Jolly Offline
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Registered: 06/20/01
Posts: 14036
Loc: Louisiana
American foreign policy is not built for most long term goals, except for when those goals are almost universally agreed upon as assuring the country's survival.

Presidents serve 8 years at most, and then another team takes over. Very hard to have long term continuity using that process.

That's why you try to win what you can short-term, and try your best to shape the country's perception of the long term.

One of Reagan's greatest strengths was not-overcomplicating his foreign policy. Pick a few battles, and try to win them. If you win, then perhaps you shape the battle for years to come.

Faint heart never won fair maiden. Faint foreign policy is no protection against future danger.

Or as one person said of pacifists, "They think that if one fed enough human flesh to Jeffery Dahlmer, he would have become a vegetarian."

No, sometimes proactive is the best route, even if only short-term.
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#756447 - 04/10/03 12:25 AM Re: Thoughts on the Aftermath
Derick Offline
3000 Post Club Member

Registered: 01/03/02
Posts: 3290
Loc: New York
 Quote:
Originally posted by reblder:
Or maybe there are those(myself included)who see real perils and pitfalls in an administration governed by a unilaterist, "Cowboy" style and vision perhaps having short term successes but fraught with long term dangers.

Mark Mandell[/b]
Since when is an effort supported by 36+ nations, unilaterist?

Derick
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#756448 - 04/10/03 01:03 AM Re: Thoughts on the Aftermath
Larry Offline
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Registered: 05/25/01
Posts: 9217
Loc: Deep in Cherokee Country
Since the extreme Left told them it was unilateralist, that's when!!! And by gum, facts be damned, that's just the way it is!! ;\) ;\) \:D
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#756449 - 04/10/03 01:57 AM Re: Thoughts on the Aftermath
reblder Offline
1000 Post Club Member

Registered: 10/21/01
Posts: 1237
Loc: Sherman Oaks, Calif.
 Quote:

Originally posted by Derick:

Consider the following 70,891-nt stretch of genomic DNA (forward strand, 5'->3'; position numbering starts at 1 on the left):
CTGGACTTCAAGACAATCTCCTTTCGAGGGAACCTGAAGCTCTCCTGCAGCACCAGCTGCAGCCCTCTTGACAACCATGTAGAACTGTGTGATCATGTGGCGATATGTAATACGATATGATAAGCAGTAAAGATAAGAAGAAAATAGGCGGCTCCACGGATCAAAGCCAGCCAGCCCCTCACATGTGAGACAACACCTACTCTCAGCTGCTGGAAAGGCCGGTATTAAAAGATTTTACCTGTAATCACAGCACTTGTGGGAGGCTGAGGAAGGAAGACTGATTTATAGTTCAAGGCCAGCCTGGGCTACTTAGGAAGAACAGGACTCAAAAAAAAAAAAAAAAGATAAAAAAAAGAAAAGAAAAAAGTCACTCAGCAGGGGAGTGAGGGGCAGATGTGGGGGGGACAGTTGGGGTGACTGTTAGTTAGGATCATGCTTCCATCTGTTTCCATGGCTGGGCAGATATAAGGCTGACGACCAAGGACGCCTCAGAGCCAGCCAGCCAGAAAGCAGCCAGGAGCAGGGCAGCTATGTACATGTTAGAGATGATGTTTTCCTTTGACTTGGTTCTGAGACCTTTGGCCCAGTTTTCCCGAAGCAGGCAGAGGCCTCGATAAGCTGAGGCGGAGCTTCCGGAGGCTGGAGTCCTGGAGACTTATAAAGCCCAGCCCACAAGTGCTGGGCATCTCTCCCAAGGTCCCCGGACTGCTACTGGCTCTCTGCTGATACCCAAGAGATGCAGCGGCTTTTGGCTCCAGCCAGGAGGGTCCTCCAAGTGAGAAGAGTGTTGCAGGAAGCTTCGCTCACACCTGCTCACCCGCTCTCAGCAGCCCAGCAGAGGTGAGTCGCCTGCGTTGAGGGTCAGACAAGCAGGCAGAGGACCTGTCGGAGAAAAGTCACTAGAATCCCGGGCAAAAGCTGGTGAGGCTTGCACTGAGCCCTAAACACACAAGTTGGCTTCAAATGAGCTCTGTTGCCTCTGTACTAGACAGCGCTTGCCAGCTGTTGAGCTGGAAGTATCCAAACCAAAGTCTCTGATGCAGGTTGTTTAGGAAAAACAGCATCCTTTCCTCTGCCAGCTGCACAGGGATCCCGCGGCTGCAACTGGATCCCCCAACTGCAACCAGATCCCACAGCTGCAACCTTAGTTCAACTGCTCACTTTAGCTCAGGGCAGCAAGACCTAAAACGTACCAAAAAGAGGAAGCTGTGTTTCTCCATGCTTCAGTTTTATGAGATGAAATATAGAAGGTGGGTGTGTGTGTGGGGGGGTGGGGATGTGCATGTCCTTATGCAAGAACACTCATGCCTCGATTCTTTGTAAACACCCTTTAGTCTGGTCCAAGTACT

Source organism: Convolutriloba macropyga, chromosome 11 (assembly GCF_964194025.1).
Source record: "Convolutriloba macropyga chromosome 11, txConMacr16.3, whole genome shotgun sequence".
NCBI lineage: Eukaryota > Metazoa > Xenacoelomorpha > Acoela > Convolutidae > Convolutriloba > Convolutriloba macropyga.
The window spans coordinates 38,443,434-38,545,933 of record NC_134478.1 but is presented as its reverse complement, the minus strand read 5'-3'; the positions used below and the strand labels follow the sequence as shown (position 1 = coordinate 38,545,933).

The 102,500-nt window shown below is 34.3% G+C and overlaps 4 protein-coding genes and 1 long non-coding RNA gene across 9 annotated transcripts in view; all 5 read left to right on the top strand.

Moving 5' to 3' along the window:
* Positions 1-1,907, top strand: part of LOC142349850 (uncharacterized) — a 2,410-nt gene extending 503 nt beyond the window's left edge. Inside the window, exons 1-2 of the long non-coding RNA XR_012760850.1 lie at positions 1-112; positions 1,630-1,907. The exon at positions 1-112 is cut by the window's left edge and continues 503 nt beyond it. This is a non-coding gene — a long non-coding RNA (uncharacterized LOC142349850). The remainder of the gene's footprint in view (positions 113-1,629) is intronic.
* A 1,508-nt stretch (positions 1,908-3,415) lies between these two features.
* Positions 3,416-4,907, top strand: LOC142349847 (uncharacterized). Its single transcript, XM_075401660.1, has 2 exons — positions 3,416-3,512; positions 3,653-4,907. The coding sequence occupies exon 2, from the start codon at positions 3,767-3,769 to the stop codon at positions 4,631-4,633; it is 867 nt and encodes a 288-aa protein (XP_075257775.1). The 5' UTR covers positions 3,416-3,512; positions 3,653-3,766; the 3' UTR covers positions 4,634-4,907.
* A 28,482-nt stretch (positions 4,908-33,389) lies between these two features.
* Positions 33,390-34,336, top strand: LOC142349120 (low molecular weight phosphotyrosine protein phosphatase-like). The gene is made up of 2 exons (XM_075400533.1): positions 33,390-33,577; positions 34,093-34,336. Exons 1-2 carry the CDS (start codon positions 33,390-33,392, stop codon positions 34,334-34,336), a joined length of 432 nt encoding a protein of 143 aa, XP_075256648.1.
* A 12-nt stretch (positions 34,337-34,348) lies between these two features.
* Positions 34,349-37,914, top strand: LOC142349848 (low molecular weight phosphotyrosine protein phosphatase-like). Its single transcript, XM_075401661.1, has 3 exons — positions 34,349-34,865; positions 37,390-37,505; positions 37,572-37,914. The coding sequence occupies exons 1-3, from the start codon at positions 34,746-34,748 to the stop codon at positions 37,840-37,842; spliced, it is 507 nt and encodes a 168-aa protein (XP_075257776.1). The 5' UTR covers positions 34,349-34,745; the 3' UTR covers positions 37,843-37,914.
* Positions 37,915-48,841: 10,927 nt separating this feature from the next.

Since when is an effort supported by 36+ nations, unilaterist?

[/b]
When the very country leading the effort is directed by someone who expresses, then takes it upon himself to lead such a unilaterist vision.

Mark@pianosource.com

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#756450 - 04/10/03 03:22 AM Re: Thoughts on the Aftermath
Tony Offline
Full Member

Registered: 01/24/02
Posts: 151
Loc: Houston
"American foreign policy is not built for most long term goals, except for when those goals are almost universally agreed upon as assuring the country's survival."

In your own words. Does this imply that there is neither concern for, nor understanding of the long term goals of American foreign policy? Or that American foreign policy is only concerned with the well being of the United States? I'm certain I've missunderstood what you've said. Perhaps you can help me understand.

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#756451 - 04/10/03 09:51 AM Re: Thoughts on the Aftermath
Lazy Pianist Offline
500 Post Club Member

Registered: 03/09/03
Posts: 973
 Quote:
Originally posted by Jolly:
American foreign policy is not built for most long term goals, except for when those goals are almost universally agreed upon as assuring the country's survival.

Presidents serve 8 years at most, and then another team takes over. Very hard to have long term continuity using that process.

That's why you try to win what you can short-term, and try your best to shape the country's perception of the long term.

One of Reagan's greatest strengths was not-overcomplicating his foreign policy. Pick a few battles, and try to win them. If you win, then perhaps you shape the battle for years to come.
[/b]
I disagree with your analysis, Jolly.